This results in a restriction of the availability of elements, such as iron, boron, and phosphorous, that are necessary for plants to thrive.

    Additionally, any of the following elements in excess can inhibit calcium absorption:

    • Potassium
    • Sodium
    • Ammonium
    • Magnesium
    • Aluminum
    • Ammonium

    Potassium, calcium and magnesium should co-exist in adequate proportions. An excess of any of these nutrients would dissolve others resulting to either calcium or magnesium deficiency and more.

    Calcium, as an acidic element may be compounded with other elements to reduces its acidity before it gets mixed with the soil. This process is known as liming.

    The combination of cal-mag and calcium supplements for plants make a good liming material which comes in different forms such as the crystalline calcium carbonates, also known as the calcitic limestone.

    On the other hand, crystalline calcium-magnesium is commonly known as dolomite lime.

    The Solubility Of Calcium

    When soil is very acidic, with a pH level of 7 or below, cations (combinations of positive ions) of aluminum and iron have greater solubility.

    This results in restricted calcium absorption as these ions combine with calcium molecules in the soil.

    This is damaging because acidic soil generally has very low calcium levels. Interference by aluminum and iron cations only worsens this problem.

    An effective solution is to add gypsum or calcium carbonate to the soil. This will increase both the calcium level and the pH level of the soil, making more calcium available for plants.

    Solubility Of Alkaline Substances

    If soil pH levels are high, excess calcium becomes combined with other chemicals that may be present. For example, calcium frequently combines with boron and phosphorous.

    This hampers plants from being able to absorb these elements.

    If there is too much boron or phosphorous in soil, plants may suffer from discolored leaves and stunted growth.

    It is possible for boron and phosphorous to reach toxic levels in soil. When this is the case, an application of calcium can help prevent damage to plants.

    How Does Calcium Help Plants?

    Just as calcium helps people and animals build and maintain strong bones and teeth, it helps plants build and maintain strong cell walls.

    Therefore, it is so important for quality, nutritious soil to be rich in calcium balanced properly with other elements – both biotic and abiotic.

    Abiotic elements are non-living elements in an environment (e.g. sun, wind, and rain). These must be considered when determining the nutritional value of soil.

    For example, rain/water is vital in the process of calcium uptake because sufficient water is necessary to carry calcium throughout the plant to provide nutrition.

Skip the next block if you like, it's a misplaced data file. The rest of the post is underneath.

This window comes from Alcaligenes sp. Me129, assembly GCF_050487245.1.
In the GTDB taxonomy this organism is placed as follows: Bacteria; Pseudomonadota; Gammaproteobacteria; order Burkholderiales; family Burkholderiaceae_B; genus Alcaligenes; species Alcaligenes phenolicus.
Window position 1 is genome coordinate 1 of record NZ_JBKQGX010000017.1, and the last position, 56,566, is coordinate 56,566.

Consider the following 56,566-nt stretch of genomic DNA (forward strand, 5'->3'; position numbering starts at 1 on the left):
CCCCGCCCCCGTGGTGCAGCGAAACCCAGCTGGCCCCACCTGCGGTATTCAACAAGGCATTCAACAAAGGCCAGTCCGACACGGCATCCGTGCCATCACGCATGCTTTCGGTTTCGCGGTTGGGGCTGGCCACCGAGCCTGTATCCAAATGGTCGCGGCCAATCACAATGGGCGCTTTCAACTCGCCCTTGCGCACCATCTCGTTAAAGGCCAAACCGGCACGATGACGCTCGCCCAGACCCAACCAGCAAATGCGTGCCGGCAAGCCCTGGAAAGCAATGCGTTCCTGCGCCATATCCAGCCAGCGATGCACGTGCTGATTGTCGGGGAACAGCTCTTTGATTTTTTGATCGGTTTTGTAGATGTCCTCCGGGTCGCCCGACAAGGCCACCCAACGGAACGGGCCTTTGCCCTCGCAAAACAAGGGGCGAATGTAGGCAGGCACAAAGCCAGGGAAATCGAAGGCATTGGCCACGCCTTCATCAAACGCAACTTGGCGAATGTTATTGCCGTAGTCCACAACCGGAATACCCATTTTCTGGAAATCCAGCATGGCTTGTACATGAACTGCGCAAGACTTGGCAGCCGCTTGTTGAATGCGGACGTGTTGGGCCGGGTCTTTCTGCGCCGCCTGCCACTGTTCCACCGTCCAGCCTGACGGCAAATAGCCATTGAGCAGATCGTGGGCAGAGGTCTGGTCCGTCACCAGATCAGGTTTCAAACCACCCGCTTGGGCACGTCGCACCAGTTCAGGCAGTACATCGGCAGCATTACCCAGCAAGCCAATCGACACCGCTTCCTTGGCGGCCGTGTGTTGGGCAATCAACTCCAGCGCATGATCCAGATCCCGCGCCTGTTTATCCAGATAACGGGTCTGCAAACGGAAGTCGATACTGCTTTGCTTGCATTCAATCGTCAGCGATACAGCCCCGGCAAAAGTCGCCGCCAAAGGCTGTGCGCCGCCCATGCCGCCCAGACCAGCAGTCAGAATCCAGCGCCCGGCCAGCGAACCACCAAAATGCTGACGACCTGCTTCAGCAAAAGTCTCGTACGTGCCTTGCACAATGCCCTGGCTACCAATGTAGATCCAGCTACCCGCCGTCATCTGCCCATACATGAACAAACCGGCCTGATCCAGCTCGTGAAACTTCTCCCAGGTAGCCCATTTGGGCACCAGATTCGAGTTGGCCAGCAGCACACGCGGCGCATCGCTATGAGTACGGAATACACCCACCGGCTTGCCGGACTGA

If a plant receives too little water, it will also receive too little calcium. For this reason, if your plants are showing signs of calcium deficiency, you should first examine your watering schedule.

    If it seems your plants are adequately watered, examine the condition of your soil and determine the steps needed to increase the availability of calcium to your plants.

    What Does Calcium Do For Plants?

    In addition to building strong cell walls to help your plants stand up straight and tall, calcium also carries other nutrients along with it by binding to them.

    Additionally, it acts to counteract organic acids and alkali salts in the soil. In short, calcium is a very important vitamin supplement for your garden.

    If your plants are deprived of calcium, they will suffer from growth problems. Furthermore, leaves may wither and turn brown.

    This tomato plant problem manifest as blossom-end rot and shows up on pepper plants as well.

    Other possible victims of blossom end rot due to lack of calcium include squash, cucumber, and melon fruits.

    You may be able to reduce blossom end rot by giving plants the correct nutrient solution.

    In celery, you will see “black heart.” In cabbage, calcium deficiency results in internal tip burn.

    How To Add Calcium To Soil

    Lime is an excellent supplement for adding calcium to soil.

    Add eggshells to your compost heap to add calcium to soil.

    Want big, tasty tomatoes?

    Crushed eggshells planted with your tomato seedlings will give them a boost of calcium.

    Some gardeners use half eggshells as starter cups for their seeds.

    This is easy to do. Just place the half eggshells in an egg carton, add a bit of potting soil, and plant your seeds. Water as usual.

    Transferring your seedlings in eggshells to your garden is very simple.

    Just lift the shell from the carton, crush it just a bit, and plant it for beautiful, healthy tomato plants!

    Calcium Can Be Absorbed Through Leaves

    If you see signs of calcium deficiency in mature plants, you can boost calcium levels by spraying a calcium solution directly onto the plant.

    Calcium can be absorbed through the plant’s leaves.

    To use the foliar feeding method, mix a solution using a gallon of water and half an ounce or a full ounce of calcium nitrate or calcium chloride.